A pioneer for women, in 1947, Jean McKelvey was the first woman to be admitted to the prestigious National Academy of Arbitrators and in 1970 became its first woman president. She was among the most sought after and admired leaders in dispute resolution. New York's Governors appointed her to the State Board of Mediation (1955-66); United States Presidents sought her out to serve on Emergency Boards to settle disputes in the railroad industry and appointed her a founding member of the Federal Service Impasses Panel (1970-90) to resolve employment conflicts for federal workers. She arbitrated hundreds of disputes in industries ranging from public sector to airlines and manufacturing. In addition, both the American Federation of Teachers and the United Auto Workers appointed her to their Pubic Review Boards to resolve internal union disputes.

Her outstanding achievements in labor arbitration were even more remarkable because it was, and to a great extent still is, dominated by men. Jean loved telling the story of her first arbitration when she "walked into the room and there was nothing but men there; one looked up and said, 'Oh, you're the secretary' and I said, 'No, I'm the arbitrator'." When Jean's term as President of the National Academy of Arbitrators ended, she was presented with a gavel inscribed, "To Jean T. McKelvey, President, 1970, With the Affection and Esteem of His Colleagues." As another former student recalled, "Jean, who liked to suggest that she was sometimes mistaken as the male offspring of French-Scottish parents when selected from a list of arbitrators by parties who did not know her, chose not to have the inscription changed."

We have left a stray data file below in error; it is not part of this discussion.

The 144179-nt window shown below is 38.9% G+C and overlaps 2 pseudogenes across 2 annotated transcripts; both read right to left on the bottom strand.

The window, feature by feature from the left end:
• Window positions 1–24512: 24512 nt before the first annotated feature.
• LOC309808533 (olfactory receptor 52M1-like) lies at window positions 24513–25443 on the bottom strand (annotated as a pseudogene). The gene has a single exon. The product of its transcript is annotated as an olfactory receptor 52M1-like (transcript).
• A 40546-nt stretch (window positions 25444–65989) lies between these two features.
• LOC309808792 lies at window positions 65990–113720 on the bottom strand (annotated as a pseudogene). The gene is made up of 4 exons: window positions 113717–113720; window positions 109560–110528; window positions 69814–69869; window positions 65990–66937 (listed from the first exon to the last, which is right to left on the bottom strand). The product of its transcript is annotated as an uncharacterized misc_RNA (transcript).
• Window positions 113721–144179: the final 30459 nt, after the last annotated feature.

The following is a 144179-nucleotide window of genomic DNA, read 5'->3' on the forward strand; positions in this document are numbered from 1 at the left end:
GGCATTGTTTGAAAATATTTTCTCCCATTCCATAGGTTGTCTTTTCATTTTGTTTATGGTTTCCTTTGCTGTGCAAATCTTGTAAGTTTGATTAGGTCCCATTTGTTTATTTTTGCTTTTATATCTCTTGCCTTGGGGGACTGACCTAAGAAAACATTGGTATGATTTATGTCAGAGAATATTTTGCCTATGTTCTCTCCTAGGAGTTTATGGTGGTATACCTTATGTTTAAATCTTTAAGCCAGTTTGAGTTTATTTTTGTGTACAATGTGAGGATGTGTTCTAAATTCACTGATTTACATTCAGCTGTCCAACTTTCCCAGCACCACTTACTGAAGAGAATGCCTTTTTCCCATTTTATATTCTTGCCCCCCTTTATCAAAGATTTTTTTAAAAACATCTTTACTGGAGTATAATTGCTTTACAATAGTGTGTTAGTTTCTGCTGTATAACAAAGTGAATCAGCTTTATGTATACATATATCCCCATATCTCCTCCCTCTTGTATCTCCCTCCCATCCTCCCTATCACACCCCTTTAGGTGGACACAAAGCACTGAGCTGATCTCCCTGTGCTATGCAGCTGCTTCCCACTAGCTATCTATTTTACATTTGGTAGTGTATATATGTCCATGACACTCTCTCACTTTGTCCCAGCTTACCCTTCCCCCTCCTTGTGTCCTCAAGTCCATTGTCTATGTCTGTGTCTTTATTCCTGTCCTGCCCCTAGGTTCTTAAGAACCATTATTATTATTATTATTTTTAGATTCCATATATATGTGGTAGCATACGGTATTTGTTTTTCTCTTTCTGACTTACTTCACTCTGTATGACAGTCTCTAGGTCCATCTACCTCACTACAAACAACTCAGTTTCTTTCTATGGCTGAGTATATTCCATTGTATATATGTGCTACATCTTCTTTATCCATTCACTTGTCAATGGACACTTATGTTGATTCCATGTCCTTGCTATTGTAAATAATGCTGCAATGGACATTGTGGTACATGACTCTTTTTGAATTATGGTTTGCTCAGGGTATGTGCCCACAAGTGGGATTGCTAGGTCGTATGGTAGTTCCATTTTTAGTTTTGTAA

Much of Professor McKelvey's finest work was dedicated to opening the arbitration profession to women and minorities. She developed and directed special arbitration training programs intended to integrate the profession. These programs, in fact, trained a new and more inclusive generation of arbitrators. Many of Jean's former students went on to fill influential positions as union leaders, arbitrators and jurists. She also helped found, chair and financially support the Saul Wallen Fund for Minority students which provides scholarships for practitioners, particularly women and minorities, to enroll in college credit and certificate courses. In her own strong and persistent way, Jean worked against injustice.